By Anna Smith of Annabode + Co.
When my husband and I moved to Denver from DC, I remember eagerly looking forward to the day when we could finally have an actual dining room. The teeny tiny house we were leaving behind had what we affectionally called a dining “corner” opposite the kitchen, a space about four feet wide where we could just squeeze in a little table and some chairs. So when we were ready to convert the living room in our Denver fixer-upper into a separate dining space, I couldn’t have been more impatient!
Today it’s about 90% finished—we have yet to install a new front door and window trim—but it’s my favorite room in the house. When Ashley asked me to share it, I thought it would be a good excuse to chat about dining rooms in general and specific do’s and don’ts when it comes to decorating them (most of these tips still apply whether you have a separate dining space, open floor plan, or a smaller-scale apartment). So without further ado, here are my Five Steps to Designing the Perfect Dining Room:
1. Choose items that are to scale.
This sounds like a no-brainer, but it can be hard to remember when you stumble on a piece you really love (especially if it’s vintage) or if you’re trying to stretch the function of a smaller room. The larger the room, the longer the table you should have–and vice versa. For extra-small or corner spaces where you don’t do a lot of entertaining, consider a round table which is easier to navigate around and takes up less space than one with corners. And please, no more bar height tables! They’re simply not comfortable for you or your guests—and unless your home moonlights as a restaurant, they’ll end up looking out of place.
Pay attention to scale when it comes to your chairs, too. Most table heights are about 28-30″; you’ll want your chairs to be at least a few inches taller, with seat heights at about 18″. If you chairs are shorter than or meet the table height they end up looking tiny, and if the seats are higher your legs will be uncomfortably squashed at dinner (too low and you’ll have your chin in your food). Mid-century furniture tends to be lower to the ground and smaller-scale, so if that’s your jam then just be mindful. And if you have a larger space, high ceilings, or an open floor plan, tall-backed chairs can be great for separating the dining area but can cramp a smaller room.
Your overhead lighting should likewise be sized to the room, but more importantly to the table. What I see most often in my clients’ homes are large tables with tiny, single-bulb light fixtures above that are hung too high. In general, the bottom of your light fixture should be more or less about 30″ from the table surface (this number can go up with higher ceilings, but I personally like to keep fixtures lower). A longer table (8+ seats) works best with a longer/wider light fixture, or even a series of pendants (try 2-3), while single-bulb fixtures that are 18″ or less wide should reserved for tables that seat four.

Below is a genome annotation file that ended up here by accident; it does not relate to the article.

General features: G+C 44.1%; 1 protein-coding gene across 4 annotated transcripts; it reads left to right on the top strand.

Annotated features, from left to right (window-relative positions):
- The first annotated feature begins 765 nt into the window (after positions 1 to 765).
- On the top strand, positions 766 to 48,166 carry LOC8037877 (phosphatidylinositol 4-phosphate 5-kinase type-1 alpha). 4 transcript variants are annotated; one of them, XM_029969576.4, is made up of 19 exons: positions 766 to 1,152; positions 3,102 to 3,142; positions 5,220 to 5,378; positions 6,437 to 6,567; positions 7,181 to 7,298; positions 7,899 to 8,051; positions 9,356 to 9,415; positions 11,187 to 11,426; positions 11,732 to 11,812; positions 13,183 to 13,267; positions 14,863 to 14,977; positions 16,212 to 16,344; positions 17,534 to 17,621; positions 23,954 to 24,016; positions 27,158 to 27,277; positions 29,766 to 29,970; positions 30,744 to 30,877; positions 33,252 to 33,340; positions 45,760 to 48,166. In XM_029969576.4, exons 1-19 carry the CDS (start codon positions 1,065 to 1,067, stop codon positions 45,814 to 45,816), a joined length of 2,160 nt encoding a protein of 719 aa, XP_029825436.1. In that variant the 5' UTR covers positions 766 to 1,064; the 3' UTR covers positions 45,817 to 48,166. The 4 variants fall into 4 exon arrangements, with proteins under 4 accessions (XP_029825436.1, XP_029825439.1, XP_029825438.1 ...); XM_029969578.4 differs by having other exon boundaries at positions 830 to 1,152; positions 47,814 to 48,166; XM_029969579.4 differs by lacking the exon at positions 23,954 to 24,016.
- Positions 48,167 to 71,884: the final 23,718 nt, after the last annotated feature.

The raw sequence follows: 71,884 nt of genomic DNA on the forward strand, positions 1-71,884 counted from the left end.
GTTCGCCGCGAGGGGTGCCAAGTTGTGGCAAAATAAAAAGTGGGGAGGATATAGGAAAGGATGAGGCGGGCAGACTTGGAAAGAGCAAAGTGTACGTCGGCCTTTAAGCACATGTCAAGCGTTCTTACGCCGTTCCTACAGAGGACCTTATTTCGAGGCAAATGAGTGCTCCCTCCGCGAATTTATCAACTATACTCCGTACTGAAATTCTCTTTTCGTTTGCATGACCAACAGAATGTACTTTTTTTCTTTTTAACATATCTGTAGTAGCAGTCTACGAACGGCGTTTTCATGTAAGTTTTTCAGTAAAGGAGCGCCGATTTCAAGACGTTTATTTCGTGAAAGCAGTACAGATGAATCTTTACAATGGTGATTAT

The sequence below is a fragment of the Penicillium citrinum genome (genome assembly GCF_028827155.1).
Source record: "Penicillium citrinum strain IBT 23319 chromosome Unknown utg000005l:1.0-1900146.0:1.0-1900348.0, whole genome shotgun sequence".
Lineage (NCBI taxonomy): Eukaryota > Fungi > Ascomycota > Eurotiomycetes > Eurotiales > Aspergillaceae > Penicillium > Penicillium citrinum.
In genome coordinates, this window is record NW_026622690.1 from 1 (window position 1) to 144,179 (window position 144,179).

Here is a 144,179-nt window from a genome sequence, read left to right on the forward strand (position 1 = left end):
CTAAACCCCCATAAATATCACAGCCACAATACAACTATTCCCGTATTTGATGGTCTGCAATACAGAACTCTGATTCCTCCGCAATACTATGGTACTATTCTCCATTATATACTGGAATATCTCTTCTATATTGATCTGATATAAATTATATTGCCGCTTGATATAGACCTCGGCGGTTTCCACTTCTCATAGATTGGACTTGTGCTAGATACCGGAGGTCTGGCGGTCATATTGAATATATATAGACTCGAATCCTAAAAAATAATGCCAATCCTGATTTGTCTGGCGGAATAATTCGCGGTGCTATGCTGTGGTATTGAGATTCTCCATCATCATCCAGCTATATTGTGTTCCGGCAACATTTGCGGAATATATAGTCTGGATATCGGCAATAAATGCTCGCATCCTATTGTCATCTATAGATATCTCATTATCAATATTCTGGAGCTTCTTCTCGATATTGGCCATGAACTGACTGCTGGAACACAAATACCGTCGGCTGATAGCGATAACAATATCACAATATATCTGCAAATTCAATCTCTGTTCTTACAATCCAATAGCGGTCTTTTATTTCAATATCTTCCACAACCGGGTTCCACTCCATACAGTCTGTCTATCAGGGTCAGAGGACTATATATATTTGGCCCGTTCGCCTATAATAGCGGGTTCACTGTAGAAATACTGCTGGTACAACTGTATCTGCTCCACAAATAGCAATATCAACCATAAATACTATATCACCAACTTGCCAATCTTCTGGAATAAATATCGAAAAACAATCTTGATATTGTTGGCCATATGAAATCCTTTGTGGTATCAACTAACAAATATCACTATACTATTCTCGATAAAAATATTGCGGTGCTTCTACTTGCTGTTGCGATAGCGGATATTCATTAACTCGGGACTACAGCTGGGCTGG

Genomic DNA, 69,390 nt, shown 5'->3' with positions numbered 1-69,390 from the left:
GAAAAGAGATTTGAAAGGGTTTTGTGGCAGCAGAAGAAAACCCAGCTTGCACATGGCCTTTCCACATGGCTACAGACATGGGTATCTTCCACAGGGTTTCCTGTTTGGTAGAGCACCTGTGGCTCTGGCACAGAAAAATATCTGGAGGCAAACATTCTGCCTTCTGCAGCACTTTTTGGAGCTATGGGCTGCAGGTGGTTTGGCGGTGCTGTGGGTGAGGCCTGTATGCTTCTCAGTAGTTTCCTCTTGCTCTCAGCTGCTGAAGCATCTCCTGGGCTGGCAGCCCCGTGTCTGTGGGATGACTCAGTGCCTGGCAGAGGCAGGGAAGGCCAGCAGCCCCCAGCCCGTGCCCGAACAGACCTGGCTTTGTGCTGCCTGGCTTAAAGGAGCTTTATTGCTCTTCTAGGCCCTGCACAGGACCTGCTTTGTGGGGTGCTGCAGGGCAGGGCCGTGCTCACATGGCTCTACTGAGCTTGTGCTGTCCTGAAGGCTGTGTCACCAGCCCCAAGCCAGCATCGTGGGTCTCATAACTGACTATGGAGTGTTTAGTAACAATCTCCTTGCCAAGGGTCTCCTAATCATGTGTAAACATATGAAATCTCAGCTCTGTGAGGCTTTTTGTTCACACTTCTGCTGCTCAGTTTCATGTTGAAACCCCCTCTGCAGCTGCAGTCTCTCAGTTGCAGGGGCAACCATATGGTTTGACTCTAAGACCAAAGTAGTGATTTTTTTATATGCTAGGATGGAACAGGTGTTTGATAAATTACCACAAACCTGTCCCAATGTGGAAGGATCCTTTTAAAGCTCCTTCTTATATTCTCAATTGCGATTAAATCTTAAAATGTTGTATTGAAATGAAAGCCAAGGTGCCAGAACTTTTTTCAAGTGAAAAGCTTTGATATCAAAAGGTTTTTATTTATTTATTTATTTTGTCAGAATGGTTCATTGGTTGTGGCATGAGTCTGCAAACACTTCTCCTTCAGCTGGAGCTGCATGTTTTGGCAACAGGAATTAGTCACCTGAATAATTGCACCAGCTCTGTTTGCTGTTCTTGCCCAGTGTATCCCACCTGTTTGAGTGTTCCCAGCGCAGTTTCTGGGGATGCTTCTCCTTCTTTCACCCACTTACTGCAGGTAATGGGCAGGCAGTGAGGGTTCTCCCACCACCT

When it comes to rugs, I recommend choosing either the largest rug for the space or for the table (including the chairs). The legs of your table and chairs should sit on the rug when pushed in, but ideally when guests push back their chairs to get up, all four legs should still be on the rug (bonus–this will protect your floors from scuffs!).
2. Create enough light.
Make sure you have enough bulbs in your pendant or chandelier to adequately light the room in the evening, and compensate if needed by adding a lamp or two on a sideboard. Lighting operates on the same principle as scaling your furniture: the larger the room, the more bulbs in your chandelier are needed. Be aware too that an opaque glass shade gives off more diffused, even light from a single bulb than a clear one (the same goes for bulb itself). For example: in our own space, we probably could have gotten away with fewer bulbs if we had opted for opaque shades.
3. Add contrast.
Visual contrast is what makes all rooms feel alive, beautiful, interesting, and unique, and the dining room is no exception.
I like to make sure there is a contrast between tables and chairs, either of material, style, or both. This can be wholly (like a rustic wooden table with linen slipcovered chairs) or partially (in our space the woods in our table and chairs are similar, but the chair seats are woven). Try mixing mid-century chairs with an industrial table, or a traditional table with more modern chairs, for example. Also, don’t feel like all your chairs need to match! If your style is more eclectic, consider arranging various bentwood or Windsor chairs around a simpler table. Or opt for different chairs at the table ends, or swap out a few chairs for a bench instead.